Global travel authority Lonely Planet presents an inspirational and informative new guide to The World’s Best Street Food.
BAMBOO RICE - Taiwan
Is ‘Think globally, act locally’ your motto? You can’t get any more local than this delicious, dense, highly nutritious meal-in-bamboo made entirely from locally grown, gathered and hunted ingredients.
What is it?
Zhutong fan (bamboo rice) is made by stuffing thick stalks of bamboo with a mixture of glutinous rice, vegetables and wild boar meat. The stalk is then sealed (usually with tinfoil and a rubber band) and steamed over hot coals. The result is a filling and flavourful snack that’s perfect for toting along on treks through mountains and jungles, or, if you’re less ambitious, for just sitting on the side of the road.
Wulai in Taipei County and other areas with large tribal populations along Taiwan’s east coast are the best places to find this dish; it’s also available in Xishuangbana (Yunnan, China). It will cost around 50 to 60 Taiwan dollars (AUD $1.60 to AUD $1.90).
A 30-minute bus ride from Taipei’s southern-most MRT station brings you to a world far removed from the urban landscape of Taipei to the riverside mountain town of Wulai. In addition to boasting some of northern Taiwan’s finest hiking and hot springs, it’s here on Wulai’s cobblestone-paved main drag where you’ll find zhutong fan stalls springing up in the winter months, when the bamboo is mature. Though no one will fault you for enjoying your zhutong fan on the street, for a more genuine experience why not take a couple of stalks (and maybe a bottle of millet wine, another local speciality) on a bit of a trek? Hike along the river (steaming in spots – it’s geothermal) until you find a spot that feels right. Crack open a bamboo stalk and peel off the outer layer like a banana skin. Then enjoy the sticky, savoury rice – held together by the onion-skin-like inner membrane and emanating the delicate fragrance of bamboo – in the time-honoured manner of the people who created the dish.
Zhutong fan owes its existence to the nutritional needs of tribal hunter-gatherers. After all, what better way to carry a full, filling and nutritionally sound meal of glutinous rice, boar meat and locally harvested vegetables than inside an easily tucked-away (in belt, quiver or loincloth) bamboo stalk?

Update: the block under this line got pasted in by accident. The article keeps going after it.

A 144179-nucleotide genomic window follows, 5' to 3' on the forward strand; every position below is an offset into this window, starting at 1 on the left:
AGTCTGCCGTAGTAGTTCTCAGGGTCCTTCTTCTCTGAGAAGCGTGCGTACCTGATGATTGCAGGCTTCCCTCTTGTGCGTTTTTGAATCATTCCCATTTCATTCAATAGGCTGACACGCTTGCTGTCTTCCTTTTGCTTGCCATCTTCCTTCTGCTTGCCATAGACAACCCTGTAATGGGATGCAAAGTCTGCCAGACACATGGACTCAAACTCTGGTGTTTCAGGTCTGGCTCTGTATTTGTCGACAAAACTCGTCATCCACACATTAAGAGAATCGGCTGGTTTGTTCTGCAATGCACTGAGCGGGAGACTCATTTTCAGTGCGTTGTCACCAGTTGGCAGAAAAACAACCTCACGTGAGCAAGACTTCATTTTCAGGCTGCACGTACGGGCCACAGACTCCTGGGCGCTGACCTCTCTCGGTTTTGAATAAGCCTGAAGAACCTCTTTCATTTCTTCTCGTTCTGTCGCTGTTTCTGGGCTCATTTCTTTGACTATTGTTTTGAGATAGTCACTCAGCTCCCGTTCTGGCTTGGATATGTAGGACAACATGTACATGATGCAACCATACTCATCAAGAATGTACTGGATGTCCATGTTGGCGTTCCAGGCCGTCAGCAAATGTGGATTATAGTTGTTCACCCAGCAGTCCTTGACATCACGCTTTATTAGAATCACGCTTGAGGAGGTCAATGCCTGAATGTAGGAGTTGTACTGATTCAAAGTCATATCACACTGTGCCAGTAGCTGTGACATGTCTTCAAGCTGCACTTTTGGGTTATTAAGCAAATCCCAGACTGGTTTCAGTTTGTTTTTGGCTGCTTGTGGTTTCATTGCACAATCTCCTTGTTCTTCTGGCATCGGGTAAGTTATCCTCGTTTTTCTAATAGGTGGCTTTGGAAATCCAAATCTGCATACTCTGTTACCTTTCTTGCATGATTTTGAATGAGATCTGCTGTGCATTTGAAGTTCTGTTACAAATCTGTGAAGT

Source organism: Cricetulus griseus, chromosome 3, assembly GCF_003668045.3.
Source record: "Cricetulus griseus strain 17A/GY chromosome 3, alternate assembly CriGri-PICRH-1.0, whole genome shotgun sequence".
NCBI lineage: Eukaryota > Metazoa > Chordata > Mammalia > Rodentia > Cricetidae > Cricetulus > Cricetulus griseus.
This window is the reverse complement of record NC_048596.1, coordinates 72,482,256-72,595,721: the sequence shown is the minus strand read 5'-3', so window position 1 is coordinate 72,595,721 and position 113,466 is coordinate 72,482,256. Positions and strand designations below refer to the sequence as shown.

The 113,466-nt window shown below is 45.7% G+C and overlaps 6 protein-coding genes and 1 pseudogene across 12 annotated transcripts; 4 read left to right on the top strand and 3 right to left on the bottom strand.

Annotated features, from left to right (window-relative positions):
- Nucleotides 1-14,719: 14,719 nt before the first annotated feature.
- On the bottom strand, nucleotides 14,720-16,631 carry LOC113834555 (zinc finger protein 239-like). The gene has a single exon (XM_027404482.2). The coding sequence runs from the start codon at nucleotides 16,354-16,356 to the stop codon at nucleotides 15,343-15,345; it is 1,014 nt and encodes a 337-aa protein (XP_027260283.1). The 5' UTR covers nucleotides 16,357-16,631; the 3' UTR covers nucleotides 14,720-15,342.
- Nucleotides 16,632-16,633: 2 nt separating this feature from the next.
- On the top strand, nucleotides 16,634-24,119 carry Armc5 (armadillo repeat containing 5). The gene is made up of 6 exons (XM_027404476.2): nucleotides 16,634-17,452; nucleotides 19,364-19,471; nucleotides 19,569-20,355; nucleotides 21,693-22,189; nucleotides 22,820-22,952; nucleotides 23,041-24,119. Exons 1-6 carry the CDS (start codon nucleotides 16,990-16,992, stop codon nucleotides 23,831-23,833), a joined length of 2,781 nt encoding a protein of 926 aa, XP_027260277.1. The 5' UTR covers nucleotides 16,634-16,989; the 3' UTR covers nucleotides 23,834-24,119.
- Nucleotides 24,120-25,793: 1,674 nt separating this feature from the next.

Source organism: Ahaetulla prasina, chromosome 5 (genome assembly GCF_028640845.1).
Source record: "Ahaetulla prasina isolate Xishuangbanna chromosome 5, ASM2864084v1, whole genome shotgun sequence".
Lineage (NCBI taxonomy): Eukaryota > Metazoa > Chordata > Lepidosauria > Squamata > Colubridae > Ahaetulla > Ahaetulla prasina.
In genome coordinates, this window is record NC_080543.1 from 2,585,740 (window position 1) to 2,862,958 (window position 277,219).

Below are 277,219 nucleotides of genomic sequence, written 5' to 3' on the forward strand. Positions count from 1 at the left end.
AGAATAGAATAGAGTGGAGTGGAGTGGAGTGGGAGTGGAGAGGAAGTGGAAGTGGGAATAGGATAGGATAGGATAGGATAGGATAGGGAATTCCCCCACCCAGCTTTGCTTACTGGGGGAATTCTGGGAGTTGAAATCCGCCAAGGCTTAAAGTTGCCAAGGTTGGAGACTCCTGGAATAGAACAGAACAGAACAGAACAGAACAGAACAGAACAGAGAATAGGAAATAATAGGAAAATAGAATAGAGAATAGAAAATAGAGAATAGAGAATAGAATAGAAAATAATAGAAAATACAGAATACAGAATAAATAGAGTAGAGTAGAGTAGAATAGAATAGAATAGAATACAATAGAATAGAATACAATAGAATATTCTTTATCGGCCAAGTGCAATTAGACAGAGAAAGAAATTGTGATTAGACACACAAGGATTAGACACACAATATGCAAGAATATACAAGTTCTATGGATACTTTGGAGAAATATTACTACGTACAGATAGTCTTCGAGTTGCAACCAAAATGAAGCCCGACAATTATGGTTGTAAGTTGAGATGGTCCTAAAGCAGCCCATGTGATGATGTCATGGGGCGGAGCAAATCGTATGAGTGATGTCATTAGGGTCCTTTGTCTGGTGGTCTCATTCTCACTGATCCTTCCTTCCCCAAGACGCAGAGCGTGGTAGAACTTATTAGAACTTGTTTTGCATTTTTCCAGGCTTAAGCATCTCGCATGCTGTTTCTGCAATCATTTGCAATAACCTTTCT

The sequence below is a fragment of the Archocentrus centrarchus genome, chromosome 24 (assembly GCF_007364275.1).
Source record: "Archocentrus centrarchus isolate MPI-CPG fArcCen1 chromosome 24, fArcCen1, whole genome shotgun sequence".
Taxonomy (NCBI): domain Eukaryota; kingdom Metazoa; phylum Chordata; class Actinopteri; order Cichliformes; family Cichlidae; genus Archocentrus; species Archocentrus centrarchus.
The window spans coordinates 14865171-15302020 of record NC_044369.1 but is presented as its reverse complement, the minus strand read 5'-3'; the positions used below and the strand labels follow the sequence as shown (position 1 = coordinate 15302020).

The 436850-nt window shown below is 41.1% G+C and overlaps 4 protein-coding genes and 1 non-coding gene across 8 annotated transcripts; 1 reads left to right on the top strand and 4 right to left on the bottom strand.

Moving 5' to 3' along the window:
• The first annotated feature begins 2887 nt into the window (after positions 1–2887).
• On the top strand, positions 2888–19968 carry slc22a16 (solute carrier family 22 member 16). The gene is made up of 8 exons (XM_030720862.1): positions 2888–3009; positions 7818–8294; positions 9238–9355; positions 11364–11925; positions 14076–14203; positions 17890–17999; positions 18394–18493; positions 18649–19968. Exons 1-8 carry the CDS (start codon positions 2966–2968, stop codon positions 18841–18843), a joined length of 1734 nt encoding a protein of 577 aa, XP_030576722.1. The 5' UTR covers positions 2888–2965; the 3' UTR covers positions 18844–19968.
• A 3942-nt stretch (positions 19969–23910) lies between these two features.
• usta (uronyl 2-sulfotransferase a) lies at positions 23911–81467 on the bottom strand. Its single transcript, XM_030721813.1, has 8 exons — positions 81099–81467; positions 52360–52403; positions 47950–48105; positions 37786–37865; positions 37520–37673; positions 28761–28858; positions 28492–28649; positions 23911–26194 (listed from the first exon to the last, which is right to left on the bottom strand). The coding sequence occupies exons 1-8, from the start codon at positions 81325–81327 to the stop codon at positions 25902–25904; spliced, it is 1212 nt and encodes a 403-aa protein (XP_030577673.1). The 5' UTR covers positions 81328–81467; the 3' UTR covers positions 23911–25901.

Though zhutong fan is typically made with pork, some tribal chefs cater to vegetarians, substituting chunks of wild mushroom for boar meat. To indicate that you’re a vegetarian, say ‘Wo jiu chi sude’, which, literally translated, means ‘I only eat pure’.
RECIPE - Taiwanese Bamboo Cup Sticky Rice
As the particular kind of bamboo used in this street snack is only available in limited locations for a short period of the year, we’ve provided an alternative but similar recipe that
can be much more easily produced at home. Using cups made from bamboo stalks will impart the flavour of the bamboo to the rice, but if you can’t find these, use eight small pudding basins or rice bowls instead, greased with a little oil.
4 cups sticky rice
8–10 dried shiitake mushrooms
½ tbs dried shrimp
a little cooking oil
230g minced pork
3 tbs thick soy sauce
2–3 shallots, chopped
optional garnish: sweet chilli sauce, coriander leaves
1. Wash the rice thoroughly and drain.
2. Reconstitute the dried mushrooms and shrimp in hot tap water for 10 minutes and then chop into pieces.
3. Stir-fry the pork with the cooking oil in a hot wok until brown. Drain excess oil.
4. Stir in the mushrooms, shrimp, soy sauce and shallots.
5. Divide the pork mixture between the bamboo cups or greased pudding bowls and press down fi rmly with a spoon.
6. Add rice, again packing down with a spoon, until each cup is about two-thirds full.
7. Add boiling water to just cover the rice in each cup.
8. Place the cups in a bamboo steamer. Alternatively you can place the cups directly in a large pot with about 5cm of water in the bottom, and cover with a lid.
9. Steam at a high heat for 30–35 minutes. Leave in the steamer an additional 10 minutes with the heat off before serving.
10. To serve, you can either turn the rice out onto a plate, or leave it in the cups. It’s great on its own or topped with a little sweet chilli sauce and coriander leaves.
by Joshua Samuel Brown
Read all about Gelato from the book here!
This is an extract from The World’s Best Street Food by Tom Parker Bowles,et al. © Lonely Planet 2012. Available now from all good bookstores.RRP: $29.99, www.lonelyplanet.com